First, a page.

My dad's Easter rant

Discussion in 'Debate & Marathon Threads Archive' started by DrivingPigeon, Apr 6, 2015.

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  1. MikeTeachesMath

    MikeTeachesMath Devotee

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    Apr 7, 2015

    Let x = the cost of the ball
    Therefore, x + 1 = the cost of the bat

    x + (x + 1) = 1.10
    2x + 1 = 1.10
    2x = 0.10
    x = 0.05

    Therefore, the ball costs 5 cents and the bat $1.05.

    My knee-jerk reaction was 10 cents ;).
     
  2. amakaye

    amakaye Enthusiast

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    Apr 7, 2015

    I also thought 10 cents at first, then realized the bat would be $1.10. The article was interesting, considering it might be evidence of an aversion to thinking and reasoning to check a problem. That's definitely something I notice in my students...
     
  3. czacza

    czacza Multitudinous

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    Apr 7, 2015

    Kids who aren't yet using algebraic thinking could solve this using a guess and check strategy. I guarantee I have at least three kids who could work through the bat and ball problem merely based on perseverance and good number sense.:)
     
  4. a2z

    a2z Maven

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    Apr 7, 2015

    They can only do so if they know how to comprehend the question which is a language and/or reading task that depends on a good understanding of grammar. :D

    They have to understand that "a dollar more than the ball" doesn't mean a dollar. Those that don't comprehend language well and don't understand the comparison in that phrase will struggle to be able to do guess and check.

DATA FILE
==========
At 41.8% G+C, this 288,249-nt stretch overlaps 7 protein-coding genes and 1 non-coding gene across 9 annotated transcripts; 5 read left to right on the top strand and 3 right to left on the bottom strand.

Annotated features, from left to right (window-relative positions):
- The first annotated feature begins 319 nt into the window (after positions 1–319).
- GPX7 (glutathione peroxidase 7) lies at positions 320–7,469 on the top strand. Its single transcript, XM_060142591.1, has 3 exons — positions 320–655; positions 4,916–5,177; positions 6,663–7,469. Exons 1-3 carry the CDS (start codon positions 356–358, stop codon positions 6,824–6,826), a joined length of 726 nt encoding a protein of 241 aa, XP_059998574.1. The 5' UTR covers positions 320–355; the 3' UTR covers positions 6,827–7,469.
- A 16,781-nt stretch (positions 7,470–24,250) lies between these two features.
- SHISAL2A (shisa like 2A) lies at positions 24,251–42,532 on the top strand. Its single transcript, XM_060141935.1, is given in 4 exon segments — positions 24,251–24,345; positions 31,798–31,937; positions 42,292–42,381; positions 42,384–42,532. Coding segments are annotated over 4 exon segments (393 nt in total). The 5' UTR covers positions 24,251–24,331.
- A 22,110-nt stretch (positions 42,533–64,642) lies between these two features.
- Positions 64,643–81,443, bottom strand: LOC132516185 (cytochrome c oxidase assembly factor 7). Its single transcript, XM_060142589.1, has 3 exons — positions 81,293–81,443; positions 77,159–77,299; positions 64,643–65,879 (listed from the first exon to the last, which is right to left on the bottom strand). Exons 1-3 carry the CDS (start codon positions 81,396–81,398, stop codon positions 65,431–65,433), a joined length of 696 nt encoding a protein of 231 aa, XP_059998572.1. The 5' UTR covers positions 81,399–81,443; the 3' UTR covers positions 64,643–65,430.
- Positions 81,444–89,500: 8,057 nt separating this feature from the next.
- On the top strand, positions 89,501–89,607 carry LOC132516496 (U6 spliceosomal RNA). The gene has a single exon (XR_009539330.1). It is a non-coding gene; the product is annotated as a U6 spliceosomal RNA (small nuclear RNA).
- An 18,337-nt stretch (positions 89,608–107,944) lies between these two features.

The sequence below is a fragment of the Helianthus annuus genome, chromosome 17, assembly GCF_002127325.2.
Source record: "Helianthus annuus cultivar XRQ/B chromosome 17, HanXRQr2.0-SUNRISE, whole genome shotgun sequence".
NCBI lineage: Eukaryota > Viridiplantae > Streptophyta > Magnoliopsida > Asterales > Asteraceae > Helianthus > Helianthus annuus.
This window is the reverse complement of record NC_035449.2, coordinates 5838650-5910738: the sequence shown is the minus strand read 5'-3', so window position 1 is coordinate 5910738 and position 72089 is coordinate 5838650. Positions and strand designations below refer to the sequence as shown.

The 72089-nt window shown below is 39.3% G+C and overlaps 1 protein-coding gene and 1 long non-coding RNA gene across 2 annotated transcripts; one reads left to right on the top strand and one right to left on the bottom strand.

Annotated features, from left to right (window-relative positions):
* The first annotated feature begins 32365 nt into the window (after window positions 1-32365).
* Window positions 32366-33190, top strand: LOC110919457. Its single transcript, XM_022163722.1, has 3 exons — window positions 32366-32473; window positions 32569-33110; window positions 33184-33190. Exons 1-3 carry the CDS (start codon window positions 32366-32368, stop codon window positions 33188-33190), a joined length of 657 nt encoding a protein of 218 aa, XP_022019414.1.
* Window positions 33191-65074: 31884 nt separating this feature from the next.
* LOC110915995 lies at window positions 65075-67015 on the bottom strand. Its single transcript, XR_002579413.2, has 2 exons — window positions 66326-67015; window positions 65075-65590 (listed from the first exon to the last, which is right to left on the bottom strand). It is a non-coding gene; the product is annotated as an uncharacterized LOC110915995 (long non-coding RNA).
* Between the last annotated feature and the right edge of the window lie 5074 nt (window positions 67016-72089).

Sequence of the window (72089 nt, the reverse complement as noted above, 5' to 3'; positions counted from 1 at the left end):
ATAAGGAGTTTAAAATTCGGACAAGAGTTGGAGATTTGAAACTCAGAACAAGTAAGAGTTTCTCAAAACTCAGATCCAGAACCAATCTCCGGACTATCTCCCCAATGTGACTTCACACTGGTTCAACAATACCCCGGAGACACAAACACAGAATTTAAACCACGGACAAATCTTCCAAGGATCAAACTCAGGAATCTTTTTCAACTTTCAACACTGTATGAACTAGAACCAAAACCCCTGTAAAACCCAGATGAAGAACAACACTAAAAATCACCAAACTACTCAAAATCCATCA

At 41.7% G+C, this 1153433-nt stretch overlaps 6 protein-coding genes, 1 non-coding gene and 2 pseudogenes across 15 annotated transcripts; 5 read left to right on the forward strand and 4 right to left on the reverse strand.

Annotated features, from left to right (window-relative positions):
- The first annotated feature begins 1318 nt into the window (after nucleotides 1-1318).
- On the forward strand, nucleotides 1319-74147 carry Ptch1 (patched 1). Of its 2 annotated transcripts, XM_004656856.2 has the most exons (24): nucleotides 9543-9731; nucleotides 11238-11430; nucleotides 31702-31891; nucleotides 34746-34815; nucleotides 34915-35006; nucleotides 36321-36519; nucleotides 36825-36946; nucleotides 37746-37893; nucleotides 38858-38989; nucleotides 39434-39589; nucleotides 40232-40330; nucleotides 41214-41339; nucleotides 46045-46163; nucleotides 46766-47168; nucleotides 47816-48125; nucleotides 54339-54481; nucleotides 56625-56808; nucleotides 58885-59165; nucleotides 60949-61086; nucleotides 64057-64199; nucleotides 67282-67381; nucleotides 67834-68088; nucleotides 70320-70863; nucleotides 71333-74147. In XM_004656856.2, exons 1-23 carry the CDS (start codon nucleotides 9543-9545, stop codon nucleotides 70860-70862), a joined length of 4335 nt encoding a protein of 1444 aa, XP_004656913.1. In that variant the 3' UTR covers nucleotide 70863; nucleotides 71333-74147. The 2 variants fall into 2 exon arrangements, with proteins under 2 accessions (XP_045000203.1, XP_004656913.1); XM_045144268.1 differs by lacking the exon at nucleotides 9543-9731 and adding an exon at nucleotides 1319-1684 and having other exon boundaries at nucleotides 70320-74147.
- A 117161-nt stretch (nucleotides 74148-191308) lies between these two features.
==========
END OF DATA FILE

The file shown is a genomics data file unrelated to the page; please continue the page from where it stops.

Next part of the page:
5. stephenpe

    stephenpe Connoisseur

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    Apr 7, 2015

    All of our 5th grade teachers are teaching order of operations this year, We spent a lot of time on it. So wasnt my answer actually right with the slash instead of the other sign.
     
  6. czacza

    czacza Multitudinous

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    Read the OP's response to the question regarding the slash. Those of us who teach math basically interpreted the slash as 'divided by'.... But then again, I'd be hard pressed to know the rules to volleyball.
     
  7. czacza

    czacza Multitudinous

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    I guarantee I have at least 3 in my class who have the background knowledge and skills to solve the bat and ball problem. No doubt.
     
  8. ChristyF

    ChristyF Moderator

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    Apr 7, 2015

    Wow....I don't view order of operations as life altering. I teach the location of the states, but I don't look down on someone who doesn't know them. By the way, when I was taught order of operations many years ago, I was taught that there was no varying. I completely understand the relationship between multiplication and division as well as adding and subtracting, but I was taught that PEMDAS was carved in stone, no reordering. Every text I taught out of said the same. It's only been in the past 2 or 3 years that I've learned different. I'm sure that means I'm lacking some how, but its not something I can change, so I live without shame. Personally, I have a problem with those type of posts, created to shame those who don't know the answer. I was an honor student in school, graduated college with honors, and continue my learning. Just because I may know some random fact/skill doesn't make me better than someone who doesnt.